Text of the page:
how he met you by the way, and attacked you from behind,

all the weak, straggling in the rear, and you were faint and weary; he had no fear of G*d.(Deut.25.1-18)

The great Torah teacher and commentator Nehama Leibowitz asks, “what is the common denominator of these contexts? What is the character of the fear of G*d that animates or should animate [us]? …the criterion of yir’at shamayim, G*d-fearingness, may be measured by one’s attitude toward the weak and the stranger.” (Studies in Devarim p. 253.)

In a seeming contradiction, we are to remember to forget. We are commanded to remember what Amalek did, but we are also commanded to blot out the memory of it in the world and “under heaven”. There is only one way to do that, and it is not through a simple act of forgetting. The act of blotting out the memory must be an ongoing effort. This is an interesting variation on the famous dictum that “those who do not remember history are doomed to repeat it.” Our tradition teaches that Amalek will appear in the behavior of human beings throughout the generations, and we are to remember that it is up to us to resist it wherever and whenever we see it.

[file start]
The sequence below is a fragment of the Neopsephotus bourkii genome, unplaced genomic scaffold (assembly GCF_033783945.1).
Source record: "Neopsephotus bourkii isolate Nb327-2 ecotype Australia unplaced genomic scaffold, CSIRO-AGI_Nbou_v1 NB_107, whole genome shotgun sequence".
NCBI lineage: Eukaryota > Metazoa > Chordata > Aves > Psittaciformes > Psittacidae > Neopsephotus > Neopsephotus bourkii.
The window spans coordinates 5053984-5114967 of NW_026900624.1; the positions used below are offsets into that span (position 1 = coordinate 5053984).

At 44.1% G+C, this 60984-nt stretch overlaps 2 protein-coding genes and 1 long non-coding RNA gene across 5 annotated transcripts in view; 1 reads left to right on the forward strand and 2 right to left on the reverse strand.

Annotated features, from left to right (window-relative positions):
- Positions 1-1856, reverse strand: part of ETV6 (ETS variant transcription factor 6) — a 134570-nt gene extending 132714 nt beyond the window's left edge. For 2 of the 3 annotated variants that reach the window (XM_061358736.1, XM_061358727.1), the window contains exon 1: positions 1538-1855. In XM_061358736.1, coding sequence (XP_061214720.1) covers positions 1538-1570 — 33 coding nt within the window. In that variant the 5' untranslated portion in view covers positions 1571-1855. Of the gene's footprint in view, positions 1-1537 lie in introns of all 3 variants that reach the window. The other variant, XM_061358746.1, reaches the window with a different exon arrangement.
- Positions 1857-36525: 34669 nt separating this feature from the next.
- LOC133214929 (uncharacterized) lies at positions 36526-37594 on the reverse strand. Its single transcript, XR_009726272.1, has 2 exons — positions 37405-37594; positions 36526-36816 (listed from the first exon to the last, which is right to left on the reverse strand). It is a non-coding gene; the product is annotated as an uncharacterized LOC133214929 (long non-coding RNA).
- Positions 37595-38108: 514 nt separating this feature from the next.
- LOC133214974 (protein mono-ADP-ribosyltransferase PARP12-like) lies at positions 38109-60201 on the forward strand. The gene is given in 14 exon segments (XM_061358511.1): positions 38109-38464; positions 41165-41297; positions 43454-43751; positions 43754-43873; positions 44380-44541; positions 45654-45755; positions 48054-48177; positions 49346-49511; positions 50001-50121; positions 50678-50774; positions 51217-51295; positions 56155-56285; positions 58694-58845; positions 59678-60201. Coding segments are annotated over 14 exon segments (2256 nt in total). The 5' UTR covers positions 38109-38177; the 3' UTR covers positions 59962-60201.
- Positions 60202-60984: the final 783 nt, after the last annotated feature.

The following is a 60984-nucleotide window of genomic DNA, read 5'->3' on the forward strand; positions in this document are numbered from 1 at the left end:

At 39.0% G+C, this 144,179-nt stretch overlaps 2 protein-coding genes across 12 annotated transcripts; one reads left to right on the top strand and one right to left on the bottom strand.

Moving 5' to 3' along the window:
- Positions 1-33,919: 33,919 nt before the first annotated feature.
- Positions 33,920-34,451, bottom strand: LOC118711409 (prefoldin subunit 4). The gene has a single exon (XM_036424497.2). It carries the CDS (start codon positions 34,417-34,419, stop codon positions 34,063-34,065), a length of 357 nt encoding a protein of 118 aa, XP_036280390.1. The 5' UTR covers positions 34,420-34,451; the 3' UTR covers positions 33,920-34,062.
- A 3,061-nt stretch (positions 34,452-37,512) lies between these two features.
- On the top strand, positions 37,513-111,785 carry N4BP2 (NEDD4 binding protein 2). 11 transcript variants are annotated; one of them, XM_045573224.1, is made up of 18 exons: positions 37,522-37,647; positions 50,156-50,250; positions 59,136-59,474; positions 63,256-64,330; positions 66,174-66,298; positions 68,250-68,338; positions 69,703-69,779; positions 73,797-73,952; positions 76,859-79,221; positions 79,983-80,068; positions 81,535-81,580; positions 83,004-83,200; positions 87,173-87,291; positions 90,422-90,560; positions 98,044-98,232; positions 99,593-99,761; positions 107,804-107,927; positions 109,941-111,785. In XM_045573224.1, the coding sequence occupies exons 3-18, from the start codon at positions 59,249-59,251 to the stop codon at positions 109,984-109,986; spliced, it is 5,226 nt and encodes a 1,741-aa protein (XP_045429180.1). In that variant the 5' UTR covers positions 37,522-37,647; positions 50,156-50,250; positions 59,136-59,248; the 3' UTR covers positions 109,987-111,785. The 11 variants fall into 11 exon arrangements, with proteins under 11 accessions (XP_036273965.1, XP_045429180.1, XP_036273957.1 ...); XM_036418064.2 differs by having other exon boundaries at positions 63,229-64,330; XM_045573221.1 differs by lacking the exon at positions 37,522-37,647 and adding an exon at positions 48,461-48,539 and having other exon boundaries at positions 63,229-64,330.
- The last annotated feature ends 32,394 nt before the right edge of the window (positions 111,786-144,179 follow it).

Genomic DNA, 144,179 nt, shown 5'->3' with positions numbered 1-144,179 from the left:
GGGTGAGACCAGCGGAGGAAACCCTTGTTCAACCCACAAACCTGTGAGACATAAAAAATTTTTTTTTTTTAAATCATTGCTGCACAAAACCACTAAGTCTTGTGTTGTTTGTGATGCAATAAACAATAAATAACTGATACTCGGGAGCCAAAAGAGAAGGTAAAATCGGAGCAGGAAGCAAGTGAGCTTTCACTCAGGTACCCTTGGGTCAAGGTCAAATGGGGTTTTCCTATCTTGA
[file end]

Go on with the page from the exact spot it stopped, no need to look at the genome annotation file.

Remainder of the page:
The only way that we can eradicate the lack of yirat shamayim is to nurture it, in ourselves and in others whom we teach and for whom we serve as role models. To be G*d-fearing is to uphold standards of common human decency, by reaching back to the source that informed them – religious ethics such as “love your neighbor as yourself” and defending them against cynicism and despair. Jews, as Rabbi Nakhman of Bratslav famously said, are forbidden to despair.

This Shabbat is named for this imperative – Zakhor – “Remember!”  We are commanded to remember the signs of Amalek, and to keep an eye out for all that would attack, demean and take advantage of the weak and the stranger, and resist it. Amalek is rising in our day, and the signs are there in the social assault on all who are politically or economically weak, the refugees and immigrants who are strangers among us, the minority, the historically disadvantaged, the poor.